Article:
Summer safety tips for parents and children
Summer fun is here and it is time for
children to spend more time outdoors.
Children need to play outside
more than ever. It takes little effort to
make sure they have a fun and safe summer.
Enjoy the warmer weather and keep you and
your family safe this summer by following
these tips of advice from the American Academy
• If you smell like a flower then
you will attract some insects, so
avoid the use of scented soaps and
• Eliminate stagnant water
around the home. These will act as
hatcheries for mosquitoes.
• Bright colors and flowery
presents often attract bees.
• Use insect repellent containing
DEET, or diethyltoluamide,
when needed to prevent mosquito bites
and ticks. DEET is safe to use on children.
The current Center for Disease Control and
American Academy of Pediatrics recommendation
for children older than two months
of age is to use 10 to 30 percent DEET. It
should not be used in children younger than
two months of age. Repellent with 10 percent
DEET provides protection for about
two hours and 30 percent protects for about
Bicycle and scooter safety
• A helmet can protect your child from
serious injury and should always be worn.
When purchasing a helmet look for the label
or sticker that says the helmet meets the
Consumer Product Safety Commission safety
standard. The helmet should be snug on the
head but not too tight.
• Wear sturdy shoes (no flip-flops or bare
• Protective wrist, elbow and knee pads
may be worn when riding a scooter, a skateboard
or if your child is skating.
All-terrain vehicle safety
• Children who are too young to have a
driver’s license should not be allowed to drive
or ride on any off road vehicles. Children are
involved in about 30 percent of all ATV related
deaths and injuries requiring a visit to the
• Don’t ride double because passengers are
frequently injured when riding on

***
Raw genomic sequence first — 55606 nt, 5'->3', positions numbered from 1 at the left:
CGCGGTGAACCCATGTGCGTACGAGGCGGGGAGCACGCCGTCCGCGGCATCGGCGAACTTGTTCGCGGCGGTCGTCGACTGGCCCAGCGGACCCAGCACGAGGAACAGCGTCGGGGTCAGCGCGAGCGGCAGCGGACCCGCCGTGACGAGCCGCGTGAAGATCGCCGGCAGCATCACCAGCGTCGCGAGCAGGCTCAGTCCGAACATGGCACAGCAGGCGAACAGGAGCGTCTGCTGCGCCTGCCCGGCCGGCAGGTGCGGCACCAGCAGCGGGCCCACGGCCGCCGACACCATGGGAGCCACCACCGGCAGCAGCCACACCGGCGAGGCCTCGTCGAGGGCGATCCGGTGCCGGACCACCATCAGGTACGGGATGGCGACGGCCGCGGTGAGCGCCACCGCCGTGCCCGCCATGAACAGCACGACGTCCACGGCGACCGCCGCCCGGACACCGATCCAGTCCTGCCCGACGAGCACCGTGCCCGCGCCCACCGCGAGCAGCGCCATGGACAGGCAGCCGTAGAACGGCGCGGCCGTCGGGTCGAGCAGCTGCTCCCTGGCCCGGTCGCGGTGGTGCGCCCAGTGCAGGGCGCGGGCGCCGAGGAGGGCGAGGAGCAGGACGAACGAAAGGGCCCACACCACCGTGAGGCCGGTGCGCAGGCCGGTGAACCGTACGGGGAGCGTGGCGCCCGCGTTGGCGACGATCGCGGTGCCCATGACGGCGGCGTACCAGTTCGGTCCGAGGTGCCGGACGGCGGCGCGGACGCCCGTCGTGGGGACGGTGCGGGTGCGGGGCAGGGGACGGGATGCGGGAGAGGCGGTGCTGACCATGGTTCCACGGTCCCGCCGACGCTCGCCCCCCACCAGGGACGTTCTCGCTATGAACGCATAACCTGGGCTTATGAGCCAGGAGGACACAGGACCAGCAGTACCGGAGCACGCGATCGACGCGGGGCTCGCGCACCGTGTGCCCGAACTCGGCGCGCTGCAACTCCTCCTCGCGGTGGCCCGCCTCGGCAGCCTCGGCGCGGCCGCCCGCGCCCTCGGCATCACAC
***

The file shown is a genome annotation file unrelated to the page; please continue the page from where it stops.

ATVs. Passengers can also make
ATVs unstable and difficult to
• The operator should always
wear a helmet. Eye protection and
sturdy shoes should also be worn.
• ATV tires tend to grip the
pavement which can lead to a rollover
so operators should not ride
on paved roads. Parents should
never permit nighttime riding or street use of
off road vehicles.
Poison ivy and poison
• Skin reactions to some plants can cause a
very itchy and unsightly rash that can make a
• Roughly half the children who come in
contact with either poison ivy or poison oak
will have an allergic reaction. The rash usually
appears one to four days after the child is
exposed to the oils from the plant. The rash
blisters and eventually becomes crusted over
in a week or two.
• The skin reactions are not contagious and
the fluid oozing from the blisters will not give
another person poison ivy. Patches of skin exposed
to smaller concentrations of the oil can
pop up for about a week after exposure.
• Rubbing the rash with an ice cube is
sometimes helpful. Over-the-counter hydrocortisone
cream is also helpful in decreasing
the level of inflammation. The child should
be seen for any signs of secondary bacterial
infection of the skin, for fever or if they are
• Prevention includes learning to recognize
the plant (“leaves of three, leave them be”),
and washing with soap and water the exposed
skin if contact is suspected. The oil from the
plant can also rub off on the fur of a family
pet and then be transferred to children. Consider
regular baths for the dog if they play in
an area known to have poison ivy.
• Swimming alone at any age is never recommended.
• Never leave a child alone near water even
for a moment. An adult who knows how to
swim should closely supervise children who
• Avoid inflatable swimming aids such as
“floaties.” They are no substitute for approved
life vests and can give a false sense of security.
• Avoid exposing children to extreme heat
and make sure they are hydrated when they
play in warm weather. Plan some rest periods
in the shade when children play in the summer
• Overheating can produce significant
health effects in children including dehydration,
heat exhaustion, heat cramps and heat
• Signs of heat exhaustion include nausea,
vomiting, hyperventilation with numbness
and tingling of the lips and the fingers.
• Children left in unattended vehicles when
the outside temperature is 80 degrees can be
exposed to potentially fatal temperatures
greater than 110 degrees in only 20 minutes.
Rob Revelette is a pediatrician with the Pediatric
Associates, Saint Joseph Hospital in Jessamine
Summer safety tips for parents and children